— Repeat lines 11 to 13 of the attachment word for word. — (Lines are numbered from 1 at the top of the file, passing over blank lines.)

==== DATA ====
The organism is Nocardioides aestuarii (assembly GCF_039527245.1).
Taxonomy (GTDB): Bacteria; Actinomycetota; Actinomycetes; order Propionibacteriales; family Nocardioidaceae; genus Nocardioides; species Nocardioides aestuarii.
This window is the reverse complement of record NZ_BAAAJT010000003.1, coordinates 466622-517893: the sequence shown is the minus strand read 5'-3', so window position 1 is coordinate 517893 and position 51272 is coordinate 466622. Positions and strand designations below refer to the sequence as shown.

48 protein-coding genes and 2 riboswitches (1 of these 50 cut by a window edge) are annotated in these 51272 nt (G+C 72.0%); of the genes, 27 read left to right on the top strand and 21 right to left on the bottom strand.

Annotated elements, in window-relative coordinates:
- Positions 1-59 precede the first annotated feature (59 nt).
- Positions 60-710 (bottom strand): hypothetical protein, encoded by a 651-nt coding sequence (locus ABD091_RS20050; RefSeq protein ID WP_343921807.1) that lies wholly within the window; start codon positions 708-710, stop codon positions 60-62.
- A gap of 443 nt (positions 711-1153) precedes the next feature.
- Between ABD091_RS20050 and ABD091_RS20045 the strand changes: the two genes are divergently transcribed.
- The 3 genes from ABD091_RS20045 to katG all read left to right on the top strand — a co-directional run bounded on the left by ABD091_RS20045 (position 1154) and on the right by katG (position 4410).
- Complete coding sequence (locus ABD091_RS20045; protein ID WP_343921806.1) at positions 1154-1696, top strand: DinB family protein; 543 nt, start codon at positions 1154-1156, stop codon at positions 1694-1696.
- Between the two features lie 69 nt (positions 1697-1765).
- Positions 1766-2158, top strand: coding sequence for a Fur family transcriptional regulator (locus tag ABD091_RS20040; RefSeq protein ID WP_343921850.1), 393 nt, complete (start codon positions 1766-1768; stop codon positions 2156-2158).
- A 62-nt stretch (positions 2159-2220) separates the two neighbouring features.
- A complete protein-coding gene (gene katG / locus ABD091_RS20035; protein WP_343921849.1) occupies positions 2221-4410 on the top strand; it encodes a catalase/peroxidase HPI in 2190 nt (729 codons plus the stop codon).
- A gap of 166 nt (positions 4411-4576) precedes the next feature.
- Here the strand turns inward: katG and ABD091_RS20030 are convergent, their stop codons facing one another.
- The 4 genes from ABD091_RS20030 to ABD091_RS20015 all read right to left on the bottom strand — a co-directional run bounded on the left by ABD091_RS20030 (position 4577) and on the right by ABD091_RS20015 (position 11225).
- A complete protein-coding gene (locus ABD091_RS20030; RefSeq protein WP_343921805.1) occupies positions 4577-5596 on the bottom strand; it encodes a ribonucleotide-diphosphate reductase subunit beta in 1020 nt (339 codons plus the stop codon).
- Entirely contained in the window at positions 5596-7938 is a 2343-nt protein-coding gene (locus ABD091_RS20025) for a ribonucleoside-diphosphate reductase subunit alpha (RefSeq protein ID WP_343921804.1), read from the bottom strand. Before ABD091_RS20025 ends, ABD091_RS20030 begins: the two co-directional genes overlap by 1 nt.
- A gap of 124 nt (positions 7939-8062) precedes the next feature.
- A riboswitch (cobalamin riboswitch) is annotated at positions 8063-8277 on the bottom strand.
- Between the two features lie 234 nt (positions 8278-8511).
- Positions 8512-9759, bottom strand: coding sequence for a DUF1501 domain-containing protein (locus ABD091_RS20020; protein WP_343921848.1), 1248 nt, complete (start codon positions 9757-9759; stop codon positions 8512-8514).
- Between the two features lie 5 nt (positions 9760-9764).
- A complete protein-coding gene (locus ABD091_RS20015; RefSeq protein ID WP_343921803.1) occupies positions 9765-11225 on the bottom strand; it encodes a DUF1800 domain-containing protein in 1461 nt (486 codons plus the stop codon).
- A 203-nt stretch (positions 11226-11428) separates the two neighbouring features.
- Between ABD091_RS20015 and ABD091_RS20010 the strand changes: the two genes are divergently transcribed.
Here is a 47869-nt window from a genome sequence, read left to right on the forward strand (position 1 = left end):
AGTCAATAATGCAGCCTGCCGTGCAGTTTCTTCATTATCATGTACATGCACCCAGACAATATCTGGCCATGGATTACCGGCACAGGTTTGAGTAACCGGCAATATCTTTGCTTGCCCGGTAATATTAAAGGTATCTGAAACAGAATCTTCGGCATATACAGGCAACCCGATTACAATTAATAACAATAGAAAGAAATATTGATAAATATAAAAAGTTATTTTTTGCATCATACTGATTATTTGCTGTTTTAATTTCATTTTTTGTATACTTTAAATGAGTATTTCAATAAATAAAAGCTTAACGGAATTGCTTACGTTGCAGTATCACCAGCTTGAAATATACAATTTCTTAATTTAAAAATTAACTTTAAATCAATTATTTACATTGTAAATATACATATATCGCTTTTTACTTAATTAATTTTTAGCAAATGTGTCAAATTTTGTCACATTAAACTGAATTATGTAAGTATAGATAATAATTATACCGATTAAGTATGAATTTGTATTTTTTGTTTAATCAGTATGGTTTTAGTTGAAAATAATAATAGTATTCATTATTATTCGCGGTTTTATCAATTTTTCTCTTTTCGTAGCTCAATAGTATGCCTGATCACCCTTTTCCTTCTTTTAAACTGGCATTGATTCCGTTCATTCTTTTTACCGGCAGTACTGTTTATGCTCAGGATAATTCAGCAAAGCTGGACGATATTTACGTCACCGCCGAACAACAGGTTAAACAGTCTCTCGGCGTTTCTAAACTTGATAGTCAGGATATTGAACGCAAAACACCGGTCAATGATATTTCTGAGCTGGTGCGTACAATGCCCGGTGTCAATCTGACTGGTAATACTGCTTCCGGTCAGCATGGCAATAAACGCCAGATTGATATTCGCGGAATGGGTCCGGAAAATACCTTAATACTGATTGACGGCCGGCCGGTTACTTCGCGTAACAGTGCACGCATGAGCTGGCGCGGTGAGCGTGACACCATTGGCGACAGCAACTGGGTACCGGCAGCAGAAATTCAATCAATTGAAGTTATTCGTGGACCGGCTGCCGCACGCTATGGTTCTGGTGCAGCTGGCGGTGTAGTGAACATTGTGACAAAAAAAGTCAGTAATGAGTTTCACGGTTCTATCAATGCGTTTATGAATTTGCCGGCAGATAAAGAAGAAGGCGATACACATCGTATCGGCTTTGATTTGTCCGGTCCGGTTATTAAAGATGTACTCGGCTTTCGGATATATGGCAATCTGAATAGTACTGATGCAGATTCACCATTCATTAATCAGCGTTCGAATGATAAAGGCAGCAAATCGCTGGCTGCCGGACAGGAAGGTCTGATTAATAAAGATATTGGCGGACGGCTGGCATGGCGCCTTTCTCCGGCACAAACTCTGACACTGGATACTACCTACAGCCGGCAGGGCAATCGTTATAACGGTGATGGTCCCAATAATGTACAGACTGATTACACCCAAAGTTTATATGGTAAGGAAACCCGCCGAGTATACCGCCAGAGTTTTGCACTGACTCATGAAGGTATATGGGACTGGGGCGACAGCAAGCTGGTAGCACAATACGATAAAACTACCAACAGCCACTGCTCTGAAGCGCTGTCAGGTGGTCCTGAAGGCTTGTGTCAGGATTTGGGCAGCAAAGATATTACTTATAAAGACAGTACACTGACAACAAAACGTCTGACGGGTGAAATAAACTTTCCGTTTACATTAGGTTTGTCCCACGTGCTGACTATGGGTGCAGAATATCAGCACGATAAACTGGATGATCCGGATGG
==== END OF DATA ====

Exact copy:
- Complete coding sequence (locus ABD091_RS20045; protein ID WP_343921806.1) at positions 1154-1696, top strand: DinB family protein; 543 nt, start codon at positions 1154-1156, stop codon at positions 1694-1696.
- Between the two features lie 69 nt (positions 1697-1765).
- Positions 1766-2158, top strand: coding sequence for a Fur family transcriptional regulator (locus tag ABD091_RS20040; RefSeq protein ID WP_343921850.1), 393 nt, complete (start codon positions 1766-1768; stop codon positions 2156-2158).